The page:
Fear of Being Called a Vexatious Litigant.

Editor’s comment: While I agree with the Appellate Court and its findings, reversing the judgment against the borrower for being a vexatious litigant, I strongly disagree with the characterization of the case which probably comes from bad pleading and bad argument in court. That is the danger of going into court without at least getting a consult from a knowledgeable attorney and why the number of people purchasing time from me for exactly that purpose is rising exponentially. Click Now to Consult with Neil Garfield

The obvious error here is at the  beginning, in the facts. The writer says “Factually it is yet another story of a debtor who borrowed money to buy a home, couldn’t repay it, and then filed everything she could think of pro se to prevent foreclosure.”

If the deal was subject to claims of securitizations and assignments, then the case was probably started improperly and argued improperly. Deny and Discover is getting the traction across the country. The simple reason is that if you admit that  you borrowed the money and impliedly or expressly admit that you borrowed it from the people foreclosing or their predecessors, you are already dead in the water. The transaction should have been denied.

If you admit non-payment and impliedly or expressly admit that the payment was due, you are once again, dead in the water. How do you know the payment was due? How do you whether the creditor has not already been settled out years ago with insurance, credit default swaps, federal bailouts, or Federal Reserve purchases? How do you know whether the investor-creditors made claims against the investment bank that sold them bogus mortgage bonds and then settled the case out? Why would you admit either principal or payment is due without a complete accounting from the subservicer, Master Servicer and Trustee (who by the way  knows nothing because there is probably an unfunded trust with a “trustee” who has no powers). Why would you admit something you know nothing about except that in the public domain you know these things were happening?

Deny and Discover is the way to force the other side to put up or shut up. This case was dismissed probably because the borrower admitted everything that was an element of a proper foreclosure. There was nothing left for the Judge to do except let it go through.

Madison v. Groseth (CA1 6/5/12)

Posted on June 5, 2012 by azappblog

This will interest those involved in foreclosures but for our purposes is significant as a useful discussion of the nuts and bolts of handling a vexatious litigant.

Factually it is yet another story of a debtor who borrowed money to buy a home, couldn’t repay it, and then filed everything she could think of pro se to prevent foreclosure. When she eventually lost, the trial court declared her a “vexatious litigant” and ordered her not to file further lawsuits about the property without court permission.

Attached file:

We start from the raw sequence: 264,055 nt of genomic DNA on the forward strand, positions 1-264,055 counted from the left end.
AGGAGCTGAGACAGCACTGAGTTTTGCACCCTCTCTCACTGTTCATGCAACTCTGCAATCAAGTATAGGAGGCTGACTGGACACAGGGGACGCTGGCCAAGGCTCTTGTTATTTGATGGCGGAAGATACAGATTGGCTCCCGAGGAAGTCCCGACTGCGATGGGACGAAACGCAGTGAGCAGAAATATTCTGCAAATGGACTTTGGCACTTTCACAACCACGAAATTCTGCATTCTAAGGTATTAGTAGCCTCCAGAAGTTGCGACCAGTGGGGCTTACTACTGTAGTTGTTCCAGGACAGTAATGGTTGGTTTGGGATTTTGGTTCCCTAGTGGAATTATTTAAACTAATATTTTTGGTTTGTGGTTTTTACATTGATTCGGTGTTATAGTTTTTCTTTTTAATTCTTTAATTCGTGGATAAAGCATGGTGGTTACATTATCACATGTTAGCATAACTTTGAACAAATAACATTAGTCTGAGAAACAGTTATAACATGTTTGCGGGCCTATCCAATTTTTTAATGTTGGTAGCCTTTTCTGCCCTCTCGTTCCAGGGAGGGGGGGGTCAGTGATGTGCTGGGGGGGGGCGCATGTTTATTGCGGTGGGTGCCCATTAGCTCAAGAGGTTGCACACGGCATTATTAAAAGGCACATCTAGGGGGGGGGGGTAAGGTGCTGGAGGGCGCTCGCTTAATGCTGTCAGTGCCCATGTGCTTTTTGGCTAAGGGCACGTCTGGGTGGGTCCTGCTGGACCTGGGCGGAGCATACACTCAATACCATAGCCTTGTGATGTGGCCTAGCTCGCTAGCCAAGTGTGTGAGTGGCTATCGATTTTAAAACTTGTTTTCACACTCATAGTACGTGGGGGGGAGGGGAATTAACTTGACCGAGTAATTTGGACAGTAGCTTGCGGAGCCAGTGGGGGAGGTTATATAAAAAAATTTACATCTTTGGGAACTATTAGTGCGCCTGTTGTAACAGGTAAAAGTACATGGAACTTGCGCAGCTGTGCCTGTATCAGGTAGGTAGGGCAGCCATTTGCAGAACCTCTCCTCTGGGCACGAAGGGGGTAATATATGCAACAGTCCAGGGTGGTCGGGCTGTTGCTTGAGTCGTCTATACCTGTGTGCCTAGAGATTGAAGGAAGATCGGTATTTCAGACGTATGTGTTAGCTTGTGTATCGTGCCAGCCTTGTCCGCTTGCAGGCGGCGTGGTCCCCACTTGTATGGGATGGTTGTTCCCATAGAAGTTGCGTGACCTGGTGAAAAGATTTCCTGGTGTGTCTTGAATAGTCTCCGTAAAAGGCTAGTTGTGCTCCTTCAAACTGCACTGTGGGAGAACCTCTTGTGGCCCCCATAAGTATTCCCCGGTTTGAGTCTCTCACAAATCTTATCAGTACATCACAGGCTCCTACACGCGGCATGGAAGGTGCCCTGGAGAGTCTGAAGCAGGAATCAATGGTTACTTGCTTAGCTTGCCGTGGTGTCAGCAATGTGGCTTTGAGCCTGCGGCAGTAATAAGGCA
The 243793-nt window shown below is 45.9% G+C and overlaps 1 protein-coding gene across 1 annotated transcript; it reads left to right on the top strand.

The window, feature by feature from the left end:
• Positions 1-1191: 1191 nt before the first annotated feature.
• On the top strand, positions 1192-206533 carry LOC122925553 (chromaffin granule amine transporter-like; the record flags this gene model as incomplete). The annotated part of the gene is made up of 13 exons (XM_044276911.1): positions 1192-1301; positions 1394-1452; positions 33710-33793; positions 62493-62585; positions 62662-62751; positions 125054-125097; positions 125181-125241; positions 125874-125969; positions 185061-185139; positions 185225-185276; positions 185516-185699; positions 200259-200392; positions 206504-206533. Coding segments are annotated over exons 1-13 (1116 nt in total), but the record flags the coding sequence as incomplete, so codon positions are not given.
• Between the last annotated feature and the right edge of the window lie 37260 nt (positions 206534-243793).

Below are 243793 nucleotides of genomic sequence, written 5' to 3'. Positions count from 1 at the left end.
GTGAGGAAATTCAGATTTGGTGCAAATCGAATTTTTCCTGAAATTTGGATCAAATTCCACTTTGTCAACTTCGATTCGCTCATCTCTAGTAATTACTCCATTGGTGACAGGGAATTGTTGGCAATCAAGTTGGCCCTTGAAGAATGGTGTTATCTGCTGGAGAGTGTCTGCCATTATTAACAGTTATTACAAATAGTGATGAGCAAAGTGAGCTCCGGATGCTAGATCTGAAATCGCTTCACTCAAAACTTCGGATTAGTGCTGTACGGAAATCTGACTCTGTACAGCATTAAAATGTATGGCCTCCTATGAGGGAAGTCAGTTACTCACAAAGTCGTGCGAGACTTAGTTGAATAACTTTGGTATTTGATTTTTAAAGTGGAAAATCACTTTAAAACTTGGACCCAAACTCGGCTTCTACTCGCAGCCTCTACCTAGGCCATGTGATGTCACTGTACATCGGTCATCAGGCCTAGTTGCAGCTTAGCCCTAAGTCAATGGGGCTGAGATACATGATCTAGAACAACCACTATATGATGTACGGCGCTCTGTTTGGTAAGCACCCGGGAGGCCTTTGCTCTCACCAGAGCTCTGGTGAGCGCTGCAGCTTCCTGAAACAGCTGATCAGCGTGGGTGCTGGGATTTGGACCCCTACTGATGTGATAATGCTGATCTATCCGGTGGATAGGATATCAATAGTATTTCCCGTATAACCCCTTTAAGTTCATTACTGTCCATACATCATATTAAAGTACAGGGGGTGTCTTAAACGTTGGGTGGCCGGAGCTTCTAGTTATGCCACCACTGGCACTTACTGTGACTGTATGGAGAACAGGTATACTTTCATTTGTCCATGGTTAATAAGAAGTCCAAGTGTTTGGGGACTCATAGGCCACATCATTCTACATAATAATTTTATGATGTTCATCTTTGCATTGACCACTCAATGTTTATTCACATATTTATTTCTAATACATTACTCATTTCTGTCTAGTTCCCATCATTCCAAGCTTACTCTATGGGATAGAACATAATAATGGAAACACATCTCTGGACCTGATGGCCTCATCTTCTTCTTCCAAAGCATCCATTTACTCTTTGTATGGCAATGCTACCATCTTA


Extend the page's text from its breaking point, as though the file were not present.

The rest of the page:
The court tells us in a footnote that such things are normally done by unappealable administrative order but that since this order was in a judgment (dismissing Madison’s Complaint) it is “essentially” an award of injunctive relief, which is appealable. Sometimes court are very strict about jurisdiction; other times, it seems, “essentially” having it is good enough.

A court has inherent authority over vexatious litigants but this opinion adopts a Ninth Circuit case (DeLong 1990) establishing procedural requirements. The trial court has to give notice and an opportunity to be heard, make a record for review, make “substantive findings as to the frivolous or harassing nature of the litigant’s actions,” and tailor the order narrowly.

The third step was at issue here and the Court of Appeals decides that the trial court got it wrong. Although it apparently made findings about all the lawsuits she had filed, it didn’t specifically find that any or all were frivolous or harassing. “[A] vexatious litigant order must rest on more than a recitation of the number of previously filed lawsuits.” In fact, it impliedly found to the contrary, at least about this particular lawsuit, by denying the defendants’ Rule 11/12-341.01C motion for fees. The court affirms the dismissal of Madison’s lawsuit but reverses the “vexatious litigant” order judgment.

Sometimes we like to think we have some effect on opinion writing, more often we realize we probably don’t, and once in a while we get paranoid and think that courts throw in things we won’t like just to spite us. One or two of the nine footnotes here might possibly be missed if they weren’t there. If jurisdiction is important enough to mention then its one of the more important things in the opinion and shouldn’t be stuck in a footnote. But what, for example, can possibly be the need, after mentioning in passing that this pro se plaintiff sued, among other things, for “conversion” of her home, for a footnote saying (and citing a case) that conversion applies only to chattels? The court sees the problem and so throws in a justification: “to avoid future confusion.” But who will be or has been confused? As for the people in this case, its over – and if it weren’t, if the case were going back on remand, then the court wouldn’t dare mention it. Does the court really think that somebody is going to read this case in the future and decide that it changed the law of conversion? Or is the court going out of its way to augment Ms. Madison’s legal education (for the next time she files one of those non-vexatious lawsuits)? And if it thinks that mentioning this allegation that had nothing to do with anything before the court will confuse, why mention it?

(link to opinion)

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